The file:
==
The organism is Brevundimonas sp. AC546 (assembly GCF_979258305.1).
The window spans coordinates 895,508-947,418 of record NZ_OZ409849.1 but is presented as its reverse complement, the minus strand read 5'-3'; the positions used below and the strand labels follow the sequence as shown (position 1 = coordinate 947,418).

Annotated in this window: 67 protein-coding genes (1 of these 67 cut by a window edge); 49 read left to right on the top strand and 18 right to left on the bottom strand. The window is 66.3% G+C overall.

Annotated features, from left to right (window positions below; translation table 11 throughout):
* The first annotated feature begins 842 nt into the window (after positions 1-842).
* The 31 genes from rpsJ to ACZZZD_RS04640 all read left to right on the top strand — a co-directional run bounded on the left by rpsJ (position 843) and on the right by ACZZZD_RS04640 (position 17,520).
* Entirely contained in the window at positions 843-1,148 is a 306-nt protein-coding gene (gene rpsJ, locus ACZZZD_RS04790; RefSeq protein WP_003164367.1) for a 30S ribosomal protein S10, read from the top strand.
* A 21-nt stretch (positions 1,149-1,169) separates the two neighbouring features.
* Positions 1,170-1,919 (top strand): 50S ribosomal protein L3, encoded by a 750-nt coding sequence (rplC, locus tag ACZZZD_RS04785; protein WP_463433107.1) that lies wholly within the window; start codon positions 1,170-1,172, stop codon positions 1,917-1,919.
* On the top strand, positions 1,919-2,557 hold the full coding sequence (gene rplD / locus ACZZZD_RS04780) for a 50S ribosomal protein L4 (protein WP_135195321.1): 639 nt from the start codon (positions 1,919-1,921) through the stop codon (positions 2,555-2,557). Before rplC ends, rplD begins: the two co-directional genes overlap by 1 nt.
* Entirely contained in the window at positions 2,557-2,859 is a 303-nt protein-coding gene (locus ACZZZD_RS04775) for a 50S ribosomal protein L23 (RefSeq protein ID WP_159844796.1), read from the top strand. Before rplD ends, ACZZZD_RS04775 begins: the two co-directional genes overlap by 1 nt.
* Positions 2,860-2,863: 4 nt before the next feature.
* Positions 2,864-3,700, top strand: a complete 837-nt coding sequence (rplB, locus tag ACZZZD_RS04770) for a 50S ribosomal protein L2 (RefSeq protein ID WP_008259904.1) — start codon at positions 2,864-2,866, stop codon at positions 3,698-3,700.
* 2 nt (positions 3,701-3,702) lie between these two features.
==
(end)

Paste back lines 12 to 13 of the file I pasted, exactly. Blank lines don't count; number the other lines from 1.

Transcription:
* Positions 2,860-2,863: 4 nt before the next feature.
* Positions 2,864-3,700, top strand: a complete 837-nt coding sequence (rplB, locus tag ACZZZD_RS04770) for a 50S ribosomal protein L2 (RefSeq protein ID WP_008259904.1) — start codon at positions 2,864-2,866, stop codon at positions 3,698-3,700.